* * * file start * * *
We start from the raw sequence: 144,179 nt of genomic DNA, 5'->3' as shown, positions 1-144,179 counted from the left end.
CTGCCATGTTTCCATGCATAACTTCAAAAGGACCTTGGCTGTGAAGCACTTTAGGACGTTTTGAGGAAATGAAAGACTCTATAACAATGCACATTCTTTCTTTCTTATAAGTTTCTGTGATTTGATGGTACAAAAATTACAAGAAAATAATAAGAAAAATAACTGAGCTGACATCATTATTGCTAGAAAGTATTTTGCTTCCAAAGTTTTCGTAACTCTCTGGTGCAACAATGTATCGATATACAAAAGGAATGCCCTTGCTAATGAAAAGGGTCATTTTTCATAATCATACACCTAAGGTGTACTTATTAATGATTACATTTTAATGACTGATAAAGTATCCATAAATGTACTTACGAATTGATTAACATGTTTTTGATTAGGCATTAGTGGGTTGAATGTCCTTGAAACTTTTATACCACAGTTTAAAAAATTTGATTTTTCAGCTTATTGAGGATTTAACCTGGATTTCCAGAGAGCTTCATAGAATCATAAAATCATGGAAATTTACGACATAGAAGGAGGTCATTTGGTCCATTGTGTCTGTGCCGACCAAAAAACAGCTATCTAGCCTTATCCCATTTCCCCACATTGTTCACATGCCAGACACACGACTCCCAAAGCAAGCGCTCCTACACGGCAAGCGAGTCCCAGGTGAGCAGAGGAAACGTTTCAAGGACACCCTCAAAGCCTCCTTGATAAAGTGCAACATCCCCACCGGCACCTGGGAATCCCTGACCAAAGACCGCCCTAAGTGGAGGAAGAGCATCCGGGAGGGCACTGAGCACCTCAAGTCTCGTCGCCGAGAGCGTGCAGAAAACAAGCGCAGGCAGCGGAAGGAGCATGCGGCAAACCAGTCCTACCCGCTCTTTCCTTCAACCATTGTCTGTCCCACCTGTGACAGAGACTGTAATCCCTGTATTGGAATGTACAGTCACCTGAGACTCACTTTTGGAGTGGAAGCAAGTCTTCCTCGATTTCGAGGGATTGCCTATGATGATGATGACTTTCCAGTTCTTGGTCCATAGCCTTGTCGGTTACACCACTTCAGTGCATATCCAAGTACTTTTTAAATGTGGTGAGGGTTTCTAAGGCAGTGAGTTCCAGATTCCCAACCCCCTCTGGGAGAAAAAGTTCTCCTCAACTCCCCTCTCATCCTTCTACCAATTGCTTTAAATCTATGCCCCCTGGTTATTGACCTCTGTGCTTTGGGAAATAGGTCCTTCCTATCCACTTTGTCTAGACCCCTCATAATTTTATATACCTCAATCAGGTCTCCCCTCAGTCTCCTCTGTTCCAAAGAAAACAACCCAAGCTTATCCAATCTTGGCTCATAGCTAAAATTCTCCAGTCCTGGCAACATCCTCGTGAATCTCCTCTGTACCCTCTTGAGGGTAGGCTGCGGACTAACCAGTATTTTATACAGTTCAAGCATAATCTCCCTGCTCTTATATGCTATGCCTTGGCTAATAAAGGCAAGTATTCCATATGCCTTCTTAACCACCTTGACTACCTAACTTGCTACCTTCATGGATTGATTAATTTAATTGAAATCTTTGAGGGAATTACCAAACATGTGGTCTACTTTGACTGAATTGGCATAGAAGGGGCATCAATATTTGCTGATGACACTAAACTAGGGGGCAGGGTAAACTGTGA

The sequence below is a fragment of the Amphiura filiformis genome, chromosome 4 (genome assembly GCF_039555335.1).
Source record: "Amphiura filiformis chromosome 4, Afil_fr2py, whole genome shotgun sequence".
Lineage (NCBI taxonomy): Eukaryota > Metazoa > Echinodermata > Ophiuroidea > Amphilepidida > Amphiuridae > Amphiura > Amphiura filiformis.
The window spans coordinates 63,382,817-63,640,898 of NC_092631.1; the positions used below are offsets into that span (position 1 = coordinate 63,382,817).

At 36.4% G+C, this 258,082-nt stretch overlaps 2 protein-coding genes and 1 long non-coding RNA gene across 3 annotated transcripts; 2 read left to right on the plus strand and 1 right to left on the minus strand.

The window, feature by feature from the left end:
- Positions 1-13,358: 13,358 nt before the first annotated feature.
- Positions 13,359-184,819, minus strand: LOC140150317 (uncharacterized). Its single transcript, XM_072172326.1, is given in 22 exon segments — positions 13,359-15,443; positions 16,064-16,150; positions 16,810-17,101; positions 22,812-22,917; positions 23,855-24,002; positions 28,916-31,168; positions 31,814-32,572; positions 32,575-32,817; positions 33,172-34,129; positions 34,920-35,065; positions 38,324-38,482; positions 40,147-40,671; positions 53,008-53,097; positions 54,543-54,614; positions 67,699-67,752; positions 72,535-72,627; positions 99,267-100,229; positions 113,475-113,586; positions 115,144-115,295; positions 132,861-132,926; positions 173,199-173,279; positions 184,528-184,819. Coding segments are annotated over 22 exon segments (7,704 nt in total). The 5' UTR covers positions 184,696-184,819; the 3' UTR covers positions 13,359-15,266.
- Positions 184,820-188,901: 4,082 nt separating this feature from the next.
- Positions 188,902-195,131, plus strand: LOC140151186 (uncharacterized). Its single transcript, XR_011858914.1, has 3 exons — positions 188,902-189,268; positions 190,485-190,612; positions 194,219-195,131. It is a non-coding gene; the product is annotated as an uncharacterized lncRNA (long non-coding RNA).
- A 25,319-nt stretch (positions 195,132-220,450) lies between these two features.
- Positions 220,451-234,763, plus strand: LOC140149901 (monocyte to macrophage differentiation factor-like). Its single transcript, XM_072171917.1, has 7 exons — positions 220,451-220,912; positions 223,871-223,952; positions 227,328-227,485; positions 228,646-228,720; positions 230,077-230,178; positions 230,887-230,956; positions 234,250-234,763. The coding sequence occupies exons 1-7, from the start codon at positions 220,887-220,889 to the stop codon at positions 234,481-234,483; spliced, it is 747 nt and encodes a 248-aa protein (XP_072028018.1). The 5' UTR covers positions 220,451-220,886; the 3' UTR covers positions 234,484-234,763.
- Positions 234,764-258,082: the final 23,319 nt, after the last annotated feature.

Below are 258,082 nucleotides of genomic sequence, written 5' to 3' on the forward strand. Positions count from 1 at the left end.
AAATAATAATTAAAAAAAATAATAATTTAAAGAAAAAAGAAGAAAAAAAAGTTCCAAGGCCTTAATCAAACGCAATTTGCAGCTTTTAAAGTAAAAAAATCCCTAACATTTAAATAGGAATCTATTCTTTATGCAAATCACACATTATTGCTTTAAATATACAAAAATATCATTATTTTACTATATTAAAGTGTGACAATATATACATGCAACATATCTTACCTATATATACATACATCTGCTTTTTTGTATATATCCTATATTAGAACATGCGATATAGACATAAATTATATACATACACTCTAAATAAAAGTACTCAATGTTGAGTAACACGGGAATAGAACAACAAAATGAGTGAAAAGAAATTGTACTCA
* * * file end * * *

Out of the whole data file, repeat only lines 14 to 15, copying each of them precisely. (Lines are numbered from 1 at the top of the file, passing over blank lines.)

- Positions 220,451-234,763, plus strand: LOC140149901 (monocyte to macrophage differentiation factor-like). Its single transcript, XM_072171917.1, has 7 exons — positions 220,451-220,912; positions 223,871-223,952; positions 227,328-227,485; positions 228,646-228,720; positions 230,077-230,178; positions 230,887-230,956; positions 234,250-234,763. The coding sequence occupies exons 1-7, from the start codon at positions 220,887-220,889 to the stop codon at positions 234,481-234,483; spliced, it is 747 nt and encodes a 248-aa protein (XP_072028018.1). The 5' UTR covers positions 220,451-220,886; the 3' UTR covers positions 234,484-234,763.
- Positions 234,764-258,082: the final 23,319 nt, after the last annotated feature.